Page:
1. Skip to content
  2. Skip to main menu
  3. Skip to more DW sites

Prime Editing: More precise genetic scissors?

October 22, 2019

US researchers have discovered a new method that should make "genetic scissors" safer. Their new Prime Editing technique takes a different approach to snipping DNA. The result? Fewer errors.

A DNA model of the double helix
Image: picture-alliance/dpa/A. Warmuth

The Prime Editing Method (PE), developed by researchers at the Broad Institute in Cambridge/USA, is based on the well-known CRISPR-Cas9 genetic scissors.

PE is capable of exchanging, inserting or deleting individual building blocks of the genome (DNA) or generating changes in them through combinations of the forementioned methods.

Unlike the previous gene editing technique, however, PE does not cut both strands of the DNA double helix. It just cuts one.

The researchers hope that this will prevent changes in the genetic material from occurring in the wrong place. They published their findings on 21 October in the journal Nature. 

Read more: HIV completely removed from mice in groundbreaking study

Gene therapies for people with hereditary diseases

The researchers say that their new method will be able to correct up to 89 percent of all known human hereditary diseases, such as sickle cell anemia.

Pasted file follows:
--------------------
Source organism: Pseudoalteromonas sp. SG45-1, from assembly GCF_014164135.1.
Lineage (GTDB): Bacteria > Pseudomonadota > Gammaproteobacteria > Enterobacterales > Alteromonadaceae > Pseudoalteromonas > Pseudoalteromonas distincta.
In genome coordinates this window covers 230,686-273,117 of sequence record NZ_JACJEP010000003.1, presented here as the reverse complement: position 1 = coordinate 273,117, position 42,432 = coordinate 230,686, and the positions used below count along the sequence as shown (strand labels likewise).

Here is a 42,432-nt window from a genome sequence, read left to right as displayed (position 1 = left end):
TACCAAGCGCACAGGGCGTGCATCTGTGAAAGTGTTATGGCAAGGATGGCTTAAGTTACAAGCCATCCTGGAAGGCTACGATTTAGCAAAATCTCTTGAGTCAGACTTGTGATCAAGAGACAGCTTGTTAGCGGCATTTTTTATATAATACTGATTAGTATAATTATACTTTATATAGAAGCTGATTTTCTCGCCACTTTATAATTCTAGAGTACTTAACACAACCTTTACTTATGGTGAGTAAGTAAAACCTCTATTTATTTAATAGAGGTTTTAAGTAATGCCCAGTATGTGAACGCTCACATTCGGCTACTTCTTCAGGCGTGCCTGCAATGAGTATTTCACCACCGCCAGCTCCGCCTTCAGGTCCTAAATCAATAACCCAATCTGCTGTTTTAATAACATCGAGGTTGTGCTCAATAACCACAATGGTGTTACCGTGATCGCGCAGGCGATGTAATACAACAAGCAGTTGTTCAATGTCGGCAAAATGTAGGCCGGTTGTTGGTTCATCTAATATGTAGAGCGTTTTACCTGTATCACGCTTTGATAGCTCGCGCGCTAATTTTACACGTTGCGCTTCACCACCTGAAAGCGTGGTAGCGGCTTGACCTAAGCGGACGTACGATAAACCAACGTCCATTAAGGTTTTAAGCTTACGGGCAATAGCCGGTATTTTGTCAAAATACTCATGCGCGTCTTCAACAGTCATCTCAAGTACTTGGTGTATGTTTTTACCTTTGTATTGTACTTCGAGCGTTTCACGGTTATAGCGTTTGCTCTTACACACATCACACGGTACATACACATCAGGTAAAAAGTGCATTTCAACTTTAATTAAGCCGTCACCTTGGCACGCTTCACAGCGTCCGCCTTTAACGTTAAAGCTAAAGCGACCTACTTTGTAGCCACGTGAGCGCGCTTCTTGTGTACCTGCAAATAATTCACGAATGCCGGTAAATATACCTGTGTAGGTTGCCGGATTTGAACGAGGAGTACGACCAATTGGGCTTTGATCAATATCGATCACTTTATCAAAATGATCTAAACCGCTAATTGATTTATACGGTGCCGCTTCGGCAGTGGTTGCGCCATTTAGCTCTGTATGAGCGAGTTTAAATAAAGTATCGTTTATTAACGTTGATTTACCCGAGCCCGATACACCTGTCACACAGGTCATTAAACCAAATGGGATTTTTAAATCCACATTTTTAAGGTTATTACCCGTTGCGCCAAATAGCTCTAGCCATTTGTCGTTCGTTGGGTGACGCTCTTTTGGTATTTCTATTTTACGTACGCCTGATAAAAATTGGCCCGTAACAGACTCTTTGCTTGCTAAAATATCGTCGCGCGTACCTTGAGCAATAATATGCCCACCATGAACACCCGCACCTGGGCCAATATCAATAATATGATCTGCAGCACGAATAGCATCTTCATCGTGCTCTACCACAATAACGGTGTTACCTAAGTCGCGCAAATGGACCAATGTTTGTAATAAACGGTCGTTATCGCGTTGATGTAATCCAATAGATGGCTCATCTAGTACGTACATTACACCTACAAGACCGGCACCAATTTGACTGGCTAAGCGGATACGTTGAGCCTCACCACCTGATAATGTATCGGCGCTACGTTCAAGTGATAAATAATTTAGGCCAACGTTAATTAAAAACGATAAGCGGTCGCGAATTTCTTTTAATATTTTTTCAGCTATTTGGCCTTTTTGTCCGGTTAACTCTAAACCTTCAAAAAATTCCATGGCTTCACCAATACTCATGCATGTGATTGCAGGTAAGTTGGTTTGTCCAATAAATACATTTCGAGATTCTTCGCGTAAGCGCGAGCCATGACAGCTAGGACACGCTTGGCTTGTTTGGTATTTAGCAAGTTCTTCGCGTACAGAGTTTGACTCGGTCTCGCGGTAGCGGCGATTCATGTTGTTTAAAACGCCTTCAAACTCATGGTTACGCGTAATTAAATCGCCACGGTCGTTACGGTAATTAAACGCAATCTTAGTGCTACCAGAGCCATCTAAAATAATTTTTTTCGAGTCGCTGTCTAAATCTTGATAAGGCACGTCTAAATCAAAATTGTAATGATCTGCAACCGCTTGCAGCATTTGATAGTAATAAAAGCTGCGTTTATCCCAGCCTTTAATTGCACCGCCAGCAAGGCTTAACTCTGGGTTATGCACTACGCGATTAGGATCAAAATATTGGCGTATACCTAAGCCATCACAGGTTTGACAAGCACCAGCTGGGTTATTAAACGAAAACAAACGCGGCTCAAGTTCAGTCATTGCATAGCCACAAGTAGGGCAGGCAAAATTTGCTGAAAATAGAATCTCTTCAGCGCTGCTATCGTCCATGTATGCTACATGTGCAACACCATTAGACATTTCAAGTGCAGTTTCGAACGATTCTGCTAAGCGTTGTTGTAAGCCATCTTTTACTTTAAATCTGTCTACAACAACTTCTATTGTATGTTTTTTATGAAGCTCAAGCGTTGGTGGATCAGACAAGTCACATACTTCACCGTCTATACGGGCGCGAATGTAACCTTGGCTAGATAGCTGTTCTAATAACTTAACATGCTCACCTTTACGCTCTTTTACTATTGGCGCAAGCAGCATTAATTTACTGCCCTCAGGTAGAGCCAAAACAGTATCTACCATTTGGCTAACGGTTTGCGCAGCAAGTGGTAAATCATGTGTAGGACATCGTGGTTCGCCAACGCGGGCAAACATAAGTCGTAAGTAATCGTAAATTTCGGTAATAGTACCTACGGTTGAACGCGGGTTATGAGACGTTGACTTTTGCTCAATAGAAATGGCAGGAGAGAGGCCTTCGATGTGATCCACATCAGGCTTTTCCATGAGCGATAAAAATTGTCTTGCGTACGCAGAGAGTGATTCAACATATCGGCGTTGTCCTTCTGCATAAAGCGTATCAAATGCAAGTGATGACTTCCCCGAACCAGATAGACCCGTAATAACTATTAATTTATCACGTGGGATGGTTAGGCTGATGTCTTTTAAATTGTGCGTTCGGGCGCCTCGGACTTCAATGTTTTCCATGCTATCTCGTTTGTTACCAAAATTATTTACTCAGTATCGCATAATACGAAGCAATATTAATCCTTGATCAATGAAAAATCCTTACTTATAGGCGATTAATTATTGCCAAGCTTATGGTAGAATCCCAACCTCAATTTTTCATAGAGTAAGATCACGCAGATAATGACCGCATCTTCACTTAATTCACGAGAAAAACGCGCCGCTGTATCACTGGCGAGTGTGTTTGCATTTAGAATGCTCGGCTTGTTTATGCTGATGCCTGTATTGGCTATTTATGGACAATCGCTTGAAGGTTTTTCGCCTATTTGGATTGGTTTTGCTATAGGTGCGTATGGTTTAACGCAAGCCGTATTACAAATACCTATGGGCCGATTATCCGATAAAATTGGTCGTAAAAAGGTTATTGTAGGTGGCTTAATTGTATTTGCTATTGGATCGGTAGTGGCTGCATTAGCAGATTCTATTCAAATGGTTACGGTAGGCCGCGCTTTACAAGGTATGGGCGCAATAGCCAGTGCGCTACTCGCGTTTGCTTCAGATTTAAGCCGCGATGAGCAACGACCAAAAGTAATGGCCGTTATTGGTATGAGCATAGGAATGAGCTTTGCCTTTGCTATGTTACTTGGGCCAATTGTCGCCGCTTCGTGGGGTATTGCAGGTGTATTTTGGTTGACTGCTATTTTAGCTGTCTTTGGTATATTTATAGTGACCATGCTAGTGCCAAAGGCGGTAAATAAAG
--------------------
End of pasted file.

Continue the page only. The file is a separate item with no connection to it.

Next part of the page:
The method could, for example, be used in gene therapies. These treatments involve the targeted introduction of genetic information into the diseased cells of living people.

PE represents "a very promising approach for gene therapy," says Dr. Dirk Heckl, a professor of experimental pediatrics at the Martin Luther University Halle-Wittenberg, who was not involved with the research. "The efficiency shown is amazing, and [could] represent a milestone on the way to the therapeutic application of CRISPR technology in gene therapy — after independent validation."

In theory, PE could also be used to repair genetic material prior to artificial insemination. Doing so, however, is forbidden in most countries because it would represent an intervention in the human germline. 

Read more: Who's the daddy: Does it really matter where your DNA comes from?

Probable use in plant breeding

The PE method will probably be used, above all, in plant breeding — and perhaps in animal breeding — where certain characteristics are intentinoally developed.

"The technology seems to be particularly interesting for plants," said Dr. Holger Puchta, a professor of plant molecular biology and biochemistry at the Karlsruhe Institute of Technology (KIT) who has been working for a long time on introducing precise changes into plant genomes. PE could therefore "actually help to obtain disease-resistant plants, or gluten-free plant products more easily," he says.

Of course, he added, the process would have to first be tested.

Read more: CRISPR-Cas9 babies likely to die earlier, Berkeley study says